Relocating to British Columbia
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Choosing a school

Halloween is a popular time of year for school children

If you have children of school age when you are moving to Canada then you will most likely want to take the schools into account when choosing where to live.

So how do you do that?

Researching schools

One thing that is easy to do even from outside Canada, is to get an idea about the schools and their performance from statistics provided by the Provincial Government.

These are your main information sources:

School profile tool

This tool is provided by the Provincial Government in B.C. and is a means of looking at the overall performance of the school.

Foundation Skills Assessment results are available on the Ministry of Education’s
Analysis & Reporting website

You can choose an individual school or search for schools by City and, optionally, level (i.e. elementary, middle or secondary).

The reports give the results of the school’s satisfaction survey, compared to the Provincial average. This is an annual survey conducted amongst parents, teachers and students of each school. It covers:

For elementary schools there is also the results of the Foundation Skills Assessment. This shows the reading, writing and numeracy skills of students in Grades 4 - 7.

The tool also gives summary information that shows the percentage of students who progress from Grade to Grade and, for Secondary schools, the percentage who graduate in Grade 12.

School report finder

This sounds like it should be a tool to find your child’s report card when it mysteriously doesn’t make it home from school, but instead it is the BC Education Ministry’s means of getting detailed reports on individual schools, school districts and the Province as a whole.

At Provincial level, it is useful to get an overall idea of public and independent education. For example the report shows the Average Elementary School class size as 23.2 in 2004/5.

You can also look at reports for each school district. and the each school.

Individual school reports give detailed results about the school. This includes information on the students, such as male/female ratios, numbers in each Grade, percentage progressing from grade to grade, first language, etc. Comparison figures are given for the School District and the Province.

There are also detailed reports on results in the Provincial Examinations. These cover:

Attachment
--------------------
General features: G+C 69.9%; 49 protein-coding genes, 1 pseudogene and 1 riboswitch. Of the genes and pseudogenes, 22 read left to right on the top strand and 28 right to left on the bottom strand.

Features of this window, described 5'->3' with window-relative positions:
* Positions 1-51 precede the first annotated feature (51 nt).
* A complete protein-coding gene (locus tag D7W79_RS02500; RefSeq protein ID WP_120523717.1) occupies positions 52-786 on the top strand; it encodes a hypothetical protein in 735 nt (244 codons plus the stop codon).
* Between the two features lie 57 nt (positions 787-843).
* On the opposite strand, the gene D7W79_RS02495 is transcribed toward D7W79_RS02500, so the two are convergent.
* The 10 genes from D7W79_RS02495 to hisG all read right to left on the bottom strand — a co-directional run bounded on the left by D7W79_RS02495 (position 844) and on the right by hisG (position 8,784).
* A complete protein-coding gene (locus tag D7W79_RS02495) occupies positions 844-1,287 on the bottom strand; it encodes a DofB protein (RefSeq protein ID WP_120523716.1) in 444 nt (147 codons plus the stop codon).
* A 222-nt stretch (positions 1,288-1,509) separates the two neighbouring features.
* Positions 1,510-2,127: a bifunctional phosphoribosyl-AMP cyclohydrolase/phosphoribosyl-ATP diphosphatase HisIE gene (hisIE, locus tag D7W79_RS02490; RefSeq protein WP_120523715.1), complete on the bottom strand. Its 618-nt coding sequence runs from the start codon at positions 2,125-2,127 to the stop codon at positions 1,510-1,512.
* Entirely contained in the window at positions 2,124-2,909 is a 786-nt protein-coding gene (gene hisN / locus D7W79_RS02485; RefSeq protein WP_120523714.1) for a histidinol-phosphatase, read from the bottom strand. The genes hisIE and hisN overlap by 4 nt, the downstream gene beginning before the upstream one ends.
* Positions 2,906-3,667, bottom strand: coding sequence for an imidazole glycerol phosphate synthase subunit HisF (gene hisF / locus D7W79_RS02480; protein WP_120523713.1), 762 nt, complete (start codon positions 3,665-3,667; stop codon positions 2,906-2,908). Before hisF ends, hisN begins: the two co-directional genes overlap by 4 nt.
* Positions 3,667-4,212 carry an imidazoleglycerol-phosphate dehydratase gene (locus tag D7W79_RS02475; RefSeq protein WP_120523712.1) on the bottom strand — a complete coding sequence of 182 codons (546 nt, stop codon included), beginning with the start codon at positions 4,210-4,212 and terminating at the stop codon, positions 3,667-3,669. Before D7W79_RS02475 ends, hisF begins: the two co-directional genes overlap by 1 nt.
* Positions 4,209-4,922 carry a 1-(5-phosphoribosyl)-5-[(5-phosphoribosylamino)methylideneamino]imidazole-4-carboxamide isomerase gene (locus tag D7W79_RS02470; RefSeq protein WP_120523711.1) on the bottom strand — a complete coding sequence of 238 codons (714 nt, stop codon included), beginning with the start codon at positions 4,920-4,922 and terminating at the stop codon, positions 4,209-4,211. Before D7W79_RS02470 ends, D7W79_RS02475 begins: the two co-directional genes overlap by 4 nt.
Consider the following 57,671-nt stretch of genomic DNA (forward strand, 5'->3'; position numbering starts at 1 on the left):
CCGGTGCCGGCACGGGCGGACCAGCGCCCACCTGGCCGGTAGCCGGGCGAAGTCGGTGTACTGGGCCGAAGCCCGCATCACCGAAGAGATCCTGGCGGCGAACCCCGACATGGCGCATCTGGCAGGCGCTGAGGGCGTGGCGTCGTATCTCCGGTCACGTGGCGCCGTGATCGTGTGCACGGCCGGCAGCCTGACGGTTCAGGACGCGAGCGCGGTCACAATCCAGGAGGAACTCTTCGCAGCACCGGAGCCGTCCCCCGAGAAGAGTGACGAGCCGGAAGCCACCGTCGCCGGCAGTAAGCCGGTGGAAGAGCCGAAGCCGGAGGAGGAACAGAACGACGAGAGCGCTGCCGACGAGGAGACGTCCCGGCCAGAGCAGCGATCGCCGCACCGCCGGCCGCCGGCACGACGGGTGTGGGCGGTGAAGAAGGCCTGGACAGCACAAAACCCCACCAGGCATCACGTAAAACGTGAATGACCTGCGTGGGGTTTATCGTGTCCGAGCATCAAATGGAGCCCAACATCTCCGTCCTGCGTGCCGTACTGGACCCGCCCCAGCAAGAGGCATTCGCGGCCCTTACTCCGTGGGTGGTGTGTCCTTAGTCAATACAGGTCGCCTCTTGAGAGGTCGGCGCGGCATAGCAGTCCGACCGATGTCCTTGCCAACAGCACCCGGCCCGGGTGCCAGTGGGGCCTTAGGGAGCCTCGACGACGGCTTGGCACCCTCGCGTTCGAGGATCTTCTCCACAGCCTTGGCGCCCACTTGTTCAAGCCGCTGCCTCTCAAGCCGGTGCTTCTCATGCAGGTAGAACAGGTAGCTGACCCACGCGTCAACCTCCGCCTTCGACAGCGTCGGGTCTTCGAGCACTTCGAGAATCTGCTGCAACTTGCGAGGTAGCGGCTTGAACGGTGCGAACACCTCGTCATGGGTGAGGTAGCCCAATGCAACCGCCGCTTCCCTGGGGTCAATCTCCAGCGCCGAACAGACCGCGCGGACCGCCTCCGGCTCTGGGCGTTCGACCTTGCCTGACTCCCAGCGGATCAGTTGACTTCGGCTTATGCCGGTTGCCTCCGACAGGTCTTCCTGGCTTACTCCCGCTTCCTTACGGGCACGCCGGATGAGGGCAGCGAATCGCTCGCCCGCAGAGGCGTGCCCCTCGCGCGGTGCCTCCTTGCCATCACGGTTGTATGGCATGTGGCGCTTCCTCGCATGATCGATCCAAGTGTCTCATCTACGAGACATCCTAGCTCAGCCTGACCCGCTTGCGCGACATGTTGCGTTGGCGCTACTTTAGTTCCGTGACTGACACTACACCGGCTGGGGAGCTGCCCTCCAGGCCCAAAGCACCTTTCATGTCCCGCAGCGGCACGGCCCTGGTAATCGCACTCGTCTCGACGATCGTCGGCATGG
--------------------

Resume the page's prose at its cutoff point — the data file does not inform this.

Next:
Independent schools

For independent schools, the Ministry of Education also provides reports. These are on individual schools and on an aggregate level.

Independent schools are often there to provide religious education, specifically excluded from public schools, or other specialized educational needs. These factors you would need to assess by contacting individual schools. The Federation of Independent School Associations maintains a list of independent schools in BC. [http://www.fisabc.ca/directory/]

The Fraser Institute “Report Card”

The Fraser Institute publishes a school league table that is largely based on academic performance of the school. This gets a lot of publicity of course and schools vie for top places. Not all the top ranked schools are independent ones, though many are.

The report is available online at the Fraser Institute site.

Further research

Statistics are only one way of looking at a school. I would strongly recommend visiting all the schools that you are considering. You can find the school contact details via the school board or the school’s own web site.

If you are coming on a research trip, then you can call or e-mail to arrange a tour. This gives you and your children a chance to assess the school’s character - and find it’s strengths and weaknesses.

If you decide that you want your child to go to a specific school, then you can let the school know of your intention. BC has an Open Boundary policy, which means in principle your child can go to any school. However children living within the school’s catchment area have priority and if you live outside the area you may not get into the school. So it is best to check the catchment area for the school as you can then take this into account when choosing a rental or permanent home when you arrive.

See our article on transferring into the Canadian school system.

We found the personal tour much more revealing and more valuable than trawling through statistics. Our children enjoyed the visits and it helped them prepare for the big move as they at least knew something about what to expect.